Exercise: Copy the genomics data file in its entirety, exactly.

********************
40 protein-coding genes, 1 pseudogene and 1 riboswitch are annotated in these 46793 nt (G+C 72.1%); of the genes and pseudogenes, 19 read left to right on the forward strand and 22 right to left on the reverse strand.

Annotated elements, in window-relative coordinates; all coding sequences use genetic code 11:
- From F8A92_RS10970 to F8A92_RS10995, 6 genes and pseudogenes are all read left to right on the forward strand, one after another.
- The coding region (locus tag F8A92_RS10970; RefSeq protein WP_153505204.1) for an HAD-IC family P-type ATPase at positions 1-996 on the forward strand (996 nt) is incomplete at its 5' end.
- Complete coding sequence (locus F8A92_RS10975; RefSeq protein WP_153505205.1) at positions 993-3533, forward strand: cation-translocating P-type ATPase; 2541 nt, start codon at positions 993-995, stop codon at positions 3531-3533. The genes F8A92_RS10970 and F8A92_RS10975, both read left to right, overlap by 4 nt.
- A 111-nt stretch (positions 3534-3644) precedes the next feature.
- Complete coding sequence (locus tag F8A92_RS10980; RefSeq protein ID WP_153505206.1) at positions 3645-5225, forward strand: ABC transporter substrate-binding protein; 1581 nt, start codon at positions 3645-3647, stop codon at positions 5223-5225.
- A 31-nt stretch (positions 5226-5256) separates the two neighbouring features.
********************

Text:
40 protein-coding genes, 1 pseudogene and 1 riboswitch are annotated in these 46793 nt (G+C 72.1%); of the genes and pseudogenes, 19 read left to right on the forward strand and 22 right to left on the reverse strand.

Annotated elements, in window-relative coordinates; all coding sequences use genetic code 11:
- From F8A92_RS10970 to F8A92_RS10995, 6 genes and pseudogenes are all read left to right on the forward strand, one after another.
- The coding region (locus tag F8A92_RS10970; RefSeq protein WP_153505204.1) for an HAD-IC family P-type ATPase at positions 1-996 on the forward strand (996 nt) is incomplete at its 5' end.
- Complete coding sequence (locus F8A92_RS10975; RefSeq protein WP_153505205.1) at positions 993-3533, forward strand: cation-translocating P-type ATPase; 2541 nt, start codon at positions 993-995, stop codon at positions 3531-3533. The genes F8A92_RS10970 and F8A92_RS10975, both read left to right, overlap by 4 nt.
- A 111-nt stretch (positions 3534-3644) precedes the next feature.
- Complete coding sequence (locus tag F8A92_RS10980; RefSeq protein ID WP_153505206.1) at positions 3645-5225, forward strand: ABC transporter substrate-binding protein; 1581 nt, start codon at positions 3645-3647, stop codon at positions 5223-5225.
- A 31-nt stretch (positions 5226-5256) separates the two neighbouring features.